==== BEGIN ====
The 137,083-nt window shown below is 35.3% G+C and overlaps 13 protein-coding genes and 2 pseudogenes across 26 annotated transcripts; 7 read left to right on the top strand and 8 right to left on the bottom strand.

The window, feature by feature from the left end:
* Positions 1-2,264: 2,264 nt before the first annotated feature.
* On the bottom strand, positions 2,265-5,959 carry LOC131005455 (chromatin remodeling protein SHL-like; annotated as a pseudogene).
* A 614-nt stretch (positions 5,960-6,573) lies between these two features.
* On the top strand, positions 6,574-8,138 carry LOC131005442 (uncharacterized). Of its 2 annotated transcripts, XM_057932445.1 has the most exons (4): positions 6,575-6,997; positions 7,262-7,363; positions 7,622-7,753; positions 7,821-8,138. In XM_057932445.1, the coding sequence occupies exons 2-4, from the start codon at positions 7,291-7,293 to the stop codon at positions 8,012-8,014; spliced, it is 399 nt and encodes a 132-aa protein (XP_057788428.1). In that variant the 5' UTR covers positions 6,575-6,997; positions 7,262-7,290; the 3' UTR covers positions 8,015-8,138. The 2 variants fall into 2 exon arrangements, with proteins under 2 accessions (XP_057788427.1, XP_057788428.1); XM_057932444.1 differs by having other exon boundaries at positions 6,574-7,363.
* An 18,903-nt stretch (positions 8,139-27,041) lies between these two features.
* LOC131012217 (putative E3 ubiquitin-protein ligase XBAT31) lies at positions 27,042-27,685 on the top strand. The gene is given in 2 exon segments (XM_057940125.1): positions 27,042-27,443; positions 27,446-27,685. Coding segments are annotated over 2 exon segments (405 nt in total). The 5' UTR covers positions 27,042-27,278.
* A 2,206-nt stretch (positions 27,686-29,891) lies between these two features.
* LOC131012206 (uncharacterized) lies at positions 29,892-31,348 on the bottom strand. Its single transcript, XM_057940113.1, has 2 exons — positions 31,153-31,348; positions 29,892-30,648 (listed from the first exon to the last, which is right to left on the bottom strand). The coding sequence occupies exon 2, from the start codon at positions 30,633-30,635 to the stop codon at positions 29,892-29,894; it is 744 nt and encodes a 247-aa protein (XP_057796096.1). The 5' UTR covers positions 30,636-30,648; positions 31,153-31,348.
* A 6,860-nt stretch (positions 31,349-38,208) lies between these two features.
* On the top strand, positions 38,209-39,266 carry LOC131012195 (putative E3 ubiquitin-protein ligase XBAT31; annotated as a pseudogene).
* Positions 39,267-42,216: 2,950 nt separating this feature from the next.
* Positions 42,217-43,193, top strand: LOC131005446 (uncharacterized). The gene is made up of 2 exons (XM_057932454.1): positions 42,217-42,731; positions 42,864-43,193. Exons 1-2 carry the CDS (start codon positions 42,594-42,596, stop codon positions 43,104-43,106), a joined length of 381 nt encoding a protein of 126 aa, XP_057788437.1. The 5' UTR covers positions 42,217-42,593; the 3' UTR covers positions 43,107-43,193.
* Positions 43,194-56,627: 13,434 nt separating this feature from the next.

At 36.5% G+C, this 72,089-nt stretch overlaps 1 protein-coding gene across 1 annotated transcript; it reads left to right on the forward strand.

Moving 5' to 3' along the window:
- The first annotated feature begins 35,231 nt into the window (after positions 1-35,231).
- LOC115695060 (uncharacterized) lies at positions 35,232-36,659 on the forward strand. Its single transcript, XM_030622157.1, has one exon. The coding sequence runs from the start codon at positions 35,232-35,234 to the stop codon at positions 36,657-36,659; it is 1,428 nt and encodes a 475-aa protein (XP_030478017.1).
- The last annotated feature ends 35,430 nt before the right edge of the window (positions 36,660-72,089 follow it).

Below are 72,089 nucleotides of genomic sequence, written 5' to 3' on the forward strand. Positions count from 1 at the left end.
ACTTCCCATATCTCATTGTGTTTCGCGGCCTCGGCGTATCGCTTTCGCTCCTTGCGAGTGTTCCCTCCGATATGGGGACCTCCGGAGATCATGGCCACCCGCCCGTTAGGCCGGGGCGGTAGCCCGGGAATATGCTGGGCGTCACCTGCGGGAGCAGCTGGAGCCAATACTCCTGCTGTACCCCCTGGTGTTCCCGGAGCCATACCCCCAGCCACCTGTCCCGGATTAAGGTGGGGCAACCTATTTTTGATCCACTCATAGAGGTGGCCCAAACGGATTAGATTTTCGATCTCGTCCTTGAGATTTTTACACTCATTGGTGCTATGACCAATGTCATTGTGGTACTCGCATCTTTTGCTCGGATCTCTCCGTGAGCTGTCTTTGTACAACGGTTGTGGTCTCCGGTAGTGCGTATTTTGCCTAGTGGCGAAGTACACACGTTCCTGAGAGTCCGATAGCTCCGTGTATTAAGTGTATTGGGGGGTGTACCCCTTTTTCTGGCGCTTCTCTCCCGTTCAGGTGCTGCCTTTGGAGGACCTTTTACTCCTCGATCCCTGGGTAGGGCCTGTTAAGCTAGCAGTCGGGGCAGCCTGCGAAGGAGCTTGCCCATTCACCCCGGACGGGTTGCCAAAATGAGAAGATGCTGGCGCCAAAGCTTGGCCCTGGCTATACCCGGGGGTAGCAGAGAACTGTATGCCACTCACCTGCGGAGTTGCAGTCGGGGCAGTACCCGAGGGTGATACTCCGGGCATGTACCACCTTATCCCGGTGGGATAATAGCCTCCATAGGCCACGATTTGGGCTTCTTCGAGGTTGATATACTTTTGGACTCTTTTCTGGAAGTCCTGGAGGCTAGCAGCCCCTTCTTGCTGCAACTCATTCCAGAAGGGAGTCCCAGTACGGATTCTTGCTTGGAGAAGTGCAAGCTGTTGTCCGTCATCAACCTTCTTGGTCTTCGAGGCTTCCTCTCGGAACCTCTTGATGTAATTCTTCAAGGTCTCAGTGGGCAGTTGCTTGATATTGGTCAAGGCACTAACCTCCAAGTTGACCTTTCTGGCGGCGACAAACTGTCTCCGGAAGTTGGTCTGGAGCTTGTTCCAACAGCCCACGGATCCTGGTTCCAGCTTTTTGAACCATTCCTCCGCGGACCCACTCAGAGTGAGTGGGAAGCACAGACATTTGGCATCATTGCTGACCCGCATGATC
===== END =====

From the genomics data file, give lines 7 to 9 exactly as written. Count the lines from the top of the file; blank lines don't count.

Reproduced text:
* An 18,903-nt stretch (positions 8,139-27,041) lies between these two features.
* LOC131012217 (putative E3 ubiquitin-protein ligase XBAT31) lies at positions 27,042-27,685 on the top strand. The gene is given in 2 exon segments (XM_057940125.1): positions 27,042-27,443; positions 27,446-27,685. Coding segments are annotated over 2 exon segments (405 nt in total). The 5' UTR covers positions 27,042-27,278.
* A 2,206-nt stretch (positions 27,686-29,891) lies between these two features.